What is NFC?

What is NFC?

Paperless technology is where it’s at right now, but is it really true that a train ticket, a credit card, and even your purse or wallet will be a thing of the past? Quite possibly. All you need is your smartphone or tablet and you’re good to go.


It’s all thanks to Near Field Communications, or NFC. This form of wireless communication enables the flow of information between two devices. It allows you to wirelessly pay for items and link with other devices, among other things.


NFC is already available on many Android and Windows phones and could soon be a regular feature in your day-to-day life.


So how does NFC work?


NFC comes in three main formats: tag reader and writer, device-to-device, and card emulation:


  • Tag reading. This allows companies to place small NFC-enabled tags on things like film posters. So you can scan it with your smartphone for more info or to watch trailers. You could also, for example, tap your phone on an NFC-enabled coupon tag in a store to get special offers.


  • Device-to-device. This communication means your phone can talk to another person’s phone, so you can share photos or videos without using the internet or having network connectivity. You can also pair your phone with a wireless speaker or printer. And because NFC and Bluetooth work together, you can use NFC to quickly connect your phone to a compatible Bluetooth device.


  • Card emulation. The most exciting part of NFC is arguably card emulation, where you can securely use your NFC-equipped phone to pay for things by tapping the handset on a special pad at the till. Hassle-free, wallet-free shopping… what more could you want?


What’s the difference between NFC and Bluetooth?


Bluetooth and NFC are both forms of wireless communication that connect phones over short distances, without using the internet.


But while NFC is limited to a distance of approximately 4cm, Bluetooth can reach over 30ft. NFC technology has the best of both worlds however, because it can connect two devices quickly, then turn the signal over to Bluetooth so you can move further away without losing connection.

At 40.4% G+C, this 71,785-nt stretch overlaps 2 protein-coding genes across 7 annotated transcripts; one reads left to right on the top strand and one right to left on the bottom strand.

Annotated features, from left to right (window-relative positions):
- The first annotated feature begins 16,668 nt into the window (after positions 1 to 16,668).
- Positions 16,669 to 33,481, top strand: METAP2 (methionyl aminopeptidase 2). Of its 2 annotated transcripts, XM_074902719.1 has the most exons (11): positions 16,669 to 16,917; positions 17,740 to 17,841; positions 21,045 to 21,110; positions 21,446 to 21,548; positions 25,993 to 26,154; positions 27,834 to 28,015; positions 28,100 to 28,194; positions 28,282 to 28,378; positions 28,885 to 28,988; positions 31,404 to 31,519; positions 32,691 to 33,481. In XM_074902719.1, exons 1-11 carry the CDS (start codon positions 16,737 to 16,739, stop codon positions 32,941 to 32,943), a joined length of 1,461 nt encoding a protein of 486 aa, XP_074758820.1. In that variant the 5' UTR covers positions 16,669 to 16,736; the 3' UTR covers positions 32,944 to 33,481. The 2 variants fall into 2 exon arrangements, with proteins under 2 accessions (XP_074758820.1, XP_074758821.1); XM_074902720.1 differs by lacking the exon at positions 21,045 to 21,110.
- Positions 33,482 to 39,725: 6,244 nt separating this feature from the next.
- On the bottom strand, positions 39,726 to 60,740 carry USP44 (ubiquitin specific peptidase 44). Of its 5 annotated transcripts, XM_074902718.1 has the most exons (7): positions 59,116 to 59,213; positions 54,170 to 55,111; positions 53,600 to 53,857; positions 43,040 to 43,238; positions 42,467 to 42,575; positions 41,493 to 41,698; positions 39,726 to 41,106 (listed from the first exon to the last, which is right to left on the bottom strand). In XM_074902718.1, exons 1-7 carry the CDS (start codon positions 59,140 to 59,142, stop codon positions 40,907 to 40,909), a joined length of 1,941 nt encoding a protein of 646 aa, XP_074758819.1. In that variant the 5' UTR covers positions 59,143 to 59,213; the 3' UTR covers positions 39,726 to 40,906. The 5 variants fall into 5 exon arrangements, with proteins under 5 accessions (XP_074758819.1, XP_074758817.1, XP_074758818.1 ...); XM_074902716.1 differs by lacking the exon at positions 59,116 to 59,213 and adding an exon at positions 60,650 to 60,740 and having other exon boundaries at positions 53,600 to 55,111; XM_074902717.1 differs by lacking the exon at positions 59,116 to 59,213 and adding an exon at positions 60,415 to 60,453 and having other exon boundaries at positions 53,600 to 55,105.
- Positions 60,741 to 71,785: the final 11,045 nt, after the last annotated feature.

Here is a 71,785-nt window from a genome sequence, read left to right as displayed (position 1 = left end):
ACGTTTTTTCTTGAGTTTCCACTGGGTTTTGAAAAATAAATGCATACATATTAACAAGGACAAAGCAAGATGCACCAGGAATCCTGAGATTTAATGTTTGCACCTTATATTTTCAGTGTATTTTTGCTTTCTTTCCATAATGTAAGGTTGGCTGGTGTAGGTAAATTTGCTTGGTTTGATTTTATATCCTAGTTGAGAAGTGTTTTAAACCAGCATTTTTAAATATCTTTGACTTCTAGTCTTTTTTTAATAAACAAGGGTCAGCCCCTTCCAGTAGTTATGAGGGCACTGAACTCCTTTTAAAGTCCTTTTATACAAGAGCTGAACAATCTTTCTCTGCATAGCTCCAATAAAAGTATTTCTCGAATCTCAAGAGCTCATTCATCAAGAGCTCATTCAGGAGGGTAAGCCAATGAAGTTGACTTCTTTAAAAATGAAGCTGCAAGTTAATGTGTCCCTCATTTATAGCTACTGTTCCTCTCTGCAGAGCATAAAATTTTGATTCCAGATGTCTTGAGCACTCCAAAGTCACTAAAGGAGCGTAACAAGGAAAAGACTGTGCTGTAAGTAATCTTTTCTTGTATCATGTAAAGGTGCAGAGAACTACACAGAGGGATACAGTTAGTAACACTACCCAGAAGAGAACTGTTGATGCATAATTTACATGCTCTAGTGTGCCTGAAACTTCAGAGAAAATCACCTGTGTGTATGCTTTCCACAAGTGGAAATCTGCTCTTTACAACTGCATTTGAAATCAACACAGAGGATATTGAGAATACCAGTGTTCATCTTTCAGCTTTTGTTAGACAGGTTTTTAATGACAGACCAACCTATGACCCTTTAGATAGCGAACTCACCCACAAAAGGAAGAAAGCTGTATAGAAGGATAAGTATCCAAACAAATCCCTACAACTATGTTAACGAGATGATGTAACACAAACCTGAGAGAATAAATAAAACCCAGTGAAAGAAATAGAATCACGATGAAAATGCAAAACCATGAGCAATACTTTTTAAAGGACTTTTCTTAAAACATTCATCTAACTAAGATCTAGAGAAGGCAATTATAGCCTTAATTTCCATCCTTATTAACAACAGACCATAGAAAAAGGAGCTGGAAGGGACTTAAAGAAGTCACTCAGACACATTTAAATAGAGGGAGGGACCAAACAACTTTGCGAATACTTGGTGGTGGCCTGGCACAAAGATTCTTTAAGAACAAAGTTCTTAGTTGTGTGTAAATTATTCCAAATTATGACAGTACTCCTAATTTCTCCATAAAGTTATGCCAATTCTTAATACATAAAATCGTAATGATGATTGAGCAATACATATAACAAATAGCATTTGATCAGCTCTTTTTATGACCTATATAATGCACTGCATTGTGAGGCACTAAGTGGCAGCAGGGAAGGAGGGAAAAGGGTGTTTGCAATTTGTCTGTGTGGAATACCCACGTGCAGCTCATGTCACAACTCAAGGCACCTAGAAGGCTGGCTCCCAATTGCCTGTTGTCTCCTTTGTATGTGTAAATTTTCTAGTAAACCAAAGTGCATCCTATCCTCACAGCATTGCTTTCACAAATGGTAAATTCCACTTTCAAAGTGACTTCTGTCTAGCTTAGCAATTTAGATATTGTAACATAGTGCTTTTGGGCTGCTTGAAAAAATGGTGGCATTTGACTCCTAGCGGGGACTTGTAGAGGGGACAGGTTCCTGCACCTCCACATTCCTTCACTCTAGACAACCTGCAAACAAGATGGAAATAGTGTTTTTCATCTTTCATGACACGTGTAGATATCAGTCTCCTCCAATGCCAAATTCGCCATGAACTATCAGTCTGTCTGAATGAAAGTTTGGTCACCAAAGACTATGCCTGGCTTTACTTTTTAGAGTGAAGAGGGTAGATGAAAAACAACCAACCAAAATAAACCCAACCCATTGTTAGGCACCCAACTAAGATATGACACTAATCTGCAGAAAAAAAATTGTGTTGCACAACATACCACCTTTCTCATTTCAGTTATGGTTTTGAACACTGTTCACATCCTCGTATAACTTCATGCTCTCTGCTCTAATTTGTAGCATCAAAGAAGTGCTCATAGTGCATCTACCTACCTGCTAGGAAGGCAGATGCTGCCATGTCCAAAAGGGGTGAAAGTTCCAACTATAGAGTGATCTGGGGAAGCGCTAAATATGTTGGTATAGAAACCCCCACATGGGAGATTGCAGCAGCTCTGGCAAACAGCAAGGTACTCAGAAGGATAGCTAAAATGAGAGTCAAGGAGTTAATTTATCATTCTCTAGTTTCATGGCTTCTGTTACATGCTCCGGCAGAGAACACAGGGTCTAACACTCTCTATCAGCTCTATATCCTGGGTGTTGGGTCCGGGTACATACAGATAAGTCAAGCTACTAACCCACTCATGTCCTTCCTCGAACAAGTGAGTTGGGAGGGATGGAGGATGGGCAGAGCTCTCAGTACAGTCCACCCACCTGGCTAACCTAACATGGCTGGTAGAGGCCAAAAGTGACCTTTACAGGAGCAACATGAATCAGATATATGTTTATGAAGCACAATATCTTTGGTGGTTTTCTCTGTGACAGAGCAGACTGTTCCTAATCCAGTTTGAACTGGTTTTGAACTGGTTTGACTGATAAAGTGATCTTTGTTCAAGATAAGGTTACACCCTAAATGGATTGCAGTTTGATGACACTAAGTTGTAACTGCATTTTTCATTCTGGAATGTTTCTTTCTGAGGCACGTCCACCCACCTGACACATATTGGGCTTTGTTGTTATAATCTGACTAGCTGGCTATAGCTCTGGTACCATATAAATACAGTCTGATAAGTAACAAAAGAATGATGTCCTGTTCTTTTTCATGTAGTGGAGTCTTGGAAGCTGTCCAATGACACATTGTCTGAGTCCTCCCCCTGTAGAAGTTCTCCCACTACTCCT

NFC technology uses less battery power compared to standard Bluetooth technology - although it may use a bit more when it’s working on an unpowered source like an NFC tag. But the latest development in Bluetooth technology (“Bluetooth low energy” or BLE) is targeted at low power consumption and uses even less power than NFC.


Another benefit of NFC technology is that it’s faster and easier to set up. Bluetooth requires users to manually set up connections between smartphones and takes several seconds. NFC connects automatically, in an instant.


To summarise, paperless technology could save you lots of time on effort, and potentially transform your daily payments into a pretty hassle-free process. With a range of phones boasting NFC available on our monthly payment plans, what are you waiting for? Just remember to make sure you keep all of your private information safe to ensure that the process remains secure. Why not check out our handy tips on choosing a killer password?